The rest of the game took me less time than I expected. Once you’ve reached a crucial turn, a body turns up, and the game settles down into being a murder mystery for a while. This shift brings the return of the NPCs, who guide you through the rest of the plot. I kind of feel like I took longer to complete the self-directed snooping segment than I was supposed to, probably due to my reluctance to use the hint system (which actually proved very gentle on those occasions when I tried it). After the murder, you get to roam about looking for clues, accompanied by a character who comments on their significance. I had spent so much time poking around earlier that I had already found them all, except for a couple of final open-and-shut-case ones that I simply didn’t have access to before.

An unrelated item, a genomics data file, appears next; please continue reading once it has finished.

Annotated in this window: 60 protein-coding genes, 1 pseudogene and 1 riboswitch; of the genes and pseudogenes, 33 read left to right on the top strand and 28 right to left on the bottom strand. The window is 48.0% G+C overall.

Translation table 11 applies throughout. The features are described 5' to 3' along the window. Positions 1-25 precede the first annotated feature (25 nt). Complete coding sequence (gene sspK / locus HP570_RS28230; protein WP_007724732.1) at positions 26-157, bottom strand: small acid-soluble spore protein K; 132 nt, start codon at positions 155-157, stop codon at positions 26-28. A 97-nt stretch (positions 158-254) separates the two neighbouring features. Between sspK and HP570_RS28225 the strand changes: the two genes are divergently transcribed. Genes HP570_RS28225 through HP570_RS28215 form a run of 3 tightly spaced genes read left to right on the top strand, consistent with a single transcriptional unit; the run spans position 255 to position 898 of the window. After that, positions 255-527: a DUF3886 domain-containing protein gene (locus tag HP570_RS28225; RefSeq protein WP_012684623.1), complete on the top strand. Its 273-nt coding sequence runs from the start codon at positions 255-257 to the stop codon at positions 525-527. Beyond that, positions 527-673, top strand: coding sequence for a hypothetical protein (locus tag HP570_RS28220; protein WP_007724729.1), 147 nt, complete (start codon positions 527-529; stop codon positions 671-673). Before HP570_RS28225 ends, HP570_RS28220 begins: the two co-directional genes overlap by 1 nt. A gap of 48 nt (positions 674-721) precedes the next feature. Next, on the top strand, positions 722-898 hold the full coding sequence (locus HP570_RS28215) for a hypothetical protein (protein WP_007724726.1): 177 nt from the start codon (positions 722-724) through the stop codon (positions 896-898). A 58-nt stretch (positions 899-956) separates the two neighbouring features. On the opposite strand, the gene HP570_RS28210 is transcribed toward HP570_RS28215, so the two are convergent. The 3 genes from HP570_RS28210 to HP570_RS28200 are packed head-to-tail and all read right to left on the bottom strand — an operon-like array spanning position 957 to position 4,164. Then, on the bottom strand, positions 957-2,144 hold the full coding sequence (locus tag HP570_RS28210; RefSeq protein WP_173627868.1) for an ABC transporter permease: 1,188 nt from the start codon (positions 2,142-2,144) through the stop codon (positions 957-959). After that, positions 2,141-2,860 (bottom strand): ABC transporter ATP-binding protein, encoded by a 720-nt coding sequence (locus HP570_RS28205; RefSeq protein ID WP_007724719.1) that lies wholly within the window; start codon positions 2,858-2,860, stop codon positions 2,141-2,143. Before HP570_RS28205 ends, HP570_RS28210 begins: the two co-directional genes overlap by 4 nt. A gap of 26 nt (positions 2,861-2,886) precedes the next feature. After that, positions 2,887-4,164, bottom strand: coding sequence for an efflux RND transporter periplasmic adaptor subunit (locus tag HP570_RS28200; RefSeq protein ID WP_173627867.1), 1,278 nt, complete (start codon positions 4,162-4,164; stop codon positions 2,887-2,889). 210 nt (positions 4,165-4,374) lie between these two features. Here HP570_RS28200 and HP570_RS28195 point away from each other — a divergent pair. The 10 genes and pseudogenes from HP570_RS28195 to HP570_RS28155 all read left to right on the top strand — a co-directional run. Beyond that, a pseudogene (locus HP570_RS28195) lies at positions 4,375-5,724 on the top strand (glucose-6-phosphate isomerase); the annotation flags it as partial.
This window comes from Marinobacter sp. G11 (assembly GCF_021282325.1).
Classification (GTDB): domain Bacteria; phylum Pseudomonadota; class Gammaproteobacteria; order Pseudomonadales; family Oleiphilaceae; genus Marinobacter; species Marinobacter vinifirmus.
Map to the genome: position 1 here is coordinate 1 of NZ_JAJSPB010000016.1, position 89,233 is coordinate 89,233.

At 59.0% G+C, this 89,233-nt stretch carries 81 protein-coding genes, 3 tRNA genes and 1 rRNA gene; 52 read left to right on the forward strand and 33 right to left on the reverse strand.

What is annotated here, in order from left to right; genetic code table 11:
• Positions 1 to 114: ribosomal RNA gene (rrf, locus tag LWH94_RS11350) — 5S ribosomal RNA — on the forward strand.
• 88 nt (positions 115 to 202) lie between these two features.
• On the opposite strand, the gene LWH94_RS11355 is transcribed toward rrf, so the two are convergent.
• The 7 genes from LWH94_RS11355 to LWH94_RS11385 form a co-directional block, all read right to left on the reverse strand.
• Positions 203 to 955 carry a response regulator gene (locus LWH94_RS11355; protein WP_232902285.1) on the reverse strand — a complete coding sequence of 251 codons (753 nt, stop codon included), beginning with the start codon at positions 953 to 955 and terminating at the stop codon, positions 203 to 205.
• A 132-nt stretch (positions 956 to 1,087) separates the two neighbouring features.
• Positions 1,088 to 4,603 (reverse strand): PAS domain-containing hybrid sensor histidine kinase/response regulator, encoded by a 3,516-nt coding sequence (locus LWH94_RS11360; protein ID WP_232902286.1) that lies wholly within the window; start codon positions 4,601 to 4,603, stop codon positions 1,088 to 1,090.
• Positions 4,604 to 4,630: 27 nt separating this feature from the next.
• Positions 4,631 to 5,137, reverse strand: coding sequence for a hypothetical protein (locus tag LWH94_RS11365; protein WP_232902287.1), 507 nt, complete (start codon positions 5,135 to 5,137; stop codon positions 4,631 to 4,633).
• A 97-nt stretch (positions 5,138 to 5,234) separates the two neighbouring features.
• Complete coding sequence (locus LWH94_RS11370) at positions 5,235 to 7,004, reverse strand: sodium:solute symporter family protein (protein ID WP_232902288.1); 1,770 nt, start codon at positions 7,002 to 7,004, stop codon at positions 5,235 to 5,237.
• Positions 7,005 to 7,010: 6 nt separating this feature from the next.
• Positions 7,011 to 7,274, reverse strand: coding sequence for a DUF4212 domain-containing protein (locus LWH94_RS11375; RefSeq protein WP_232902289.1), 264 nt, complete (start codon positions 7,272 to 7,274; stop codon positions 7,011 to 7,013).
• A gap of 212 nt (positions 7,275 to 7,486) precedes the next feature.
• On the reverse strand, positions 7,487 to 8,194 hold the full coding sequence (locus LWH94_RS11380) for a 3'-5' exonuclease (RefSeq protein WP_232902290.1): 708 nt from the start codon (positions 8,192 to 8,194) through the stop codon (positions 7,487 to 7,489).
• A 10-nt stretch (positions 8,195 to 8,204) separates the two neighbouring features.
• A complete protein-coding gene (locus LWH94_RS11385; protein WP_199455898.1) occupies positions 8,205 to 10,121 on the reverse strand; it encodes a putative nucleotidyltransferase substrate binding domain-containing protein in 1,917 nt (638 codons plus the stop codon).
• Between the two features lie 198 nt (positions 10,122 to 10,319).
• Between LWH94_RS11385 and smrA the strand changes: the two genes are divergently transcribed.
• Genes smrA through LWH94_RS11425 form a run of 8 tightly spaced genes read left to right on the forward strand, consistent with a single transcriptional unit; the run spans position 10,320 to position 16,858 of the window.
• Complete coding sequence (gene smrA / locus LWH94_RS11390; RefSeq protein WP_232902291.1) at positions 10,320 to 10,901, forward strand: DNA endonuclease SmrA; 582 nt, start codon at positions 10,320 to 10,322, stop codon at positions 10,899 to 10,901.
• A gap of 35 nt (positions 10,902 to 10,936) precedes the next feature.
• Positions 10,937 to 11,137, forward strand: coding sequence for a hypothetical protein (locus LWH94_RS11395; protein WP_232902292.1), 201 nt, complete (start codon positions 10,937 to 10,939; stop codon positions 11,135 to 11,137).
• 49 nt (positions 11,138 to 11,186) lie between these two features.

Overall, what we have here is a well-done shortish period piece. It’s also quite technically sophisticated, with such features as a pathing “GO TO” command and automatic spelling correction and conversation system that combines the best features of menu-based and freeform conversation without ever taking away the player’s ability to enter ordinary commands. Actually, these are all features that I’ve been seeing in other games this year and not commenting on. It seems like the state of the art is advancing incrementally, and that features that Infocom could only dream of are becoming standard — especially when you consider that this game was written in TADS, and most of the other games I’ve been playing were written in Inform. So no actual code libraries were shared between this game and the others. Ideas that seem good get imitated.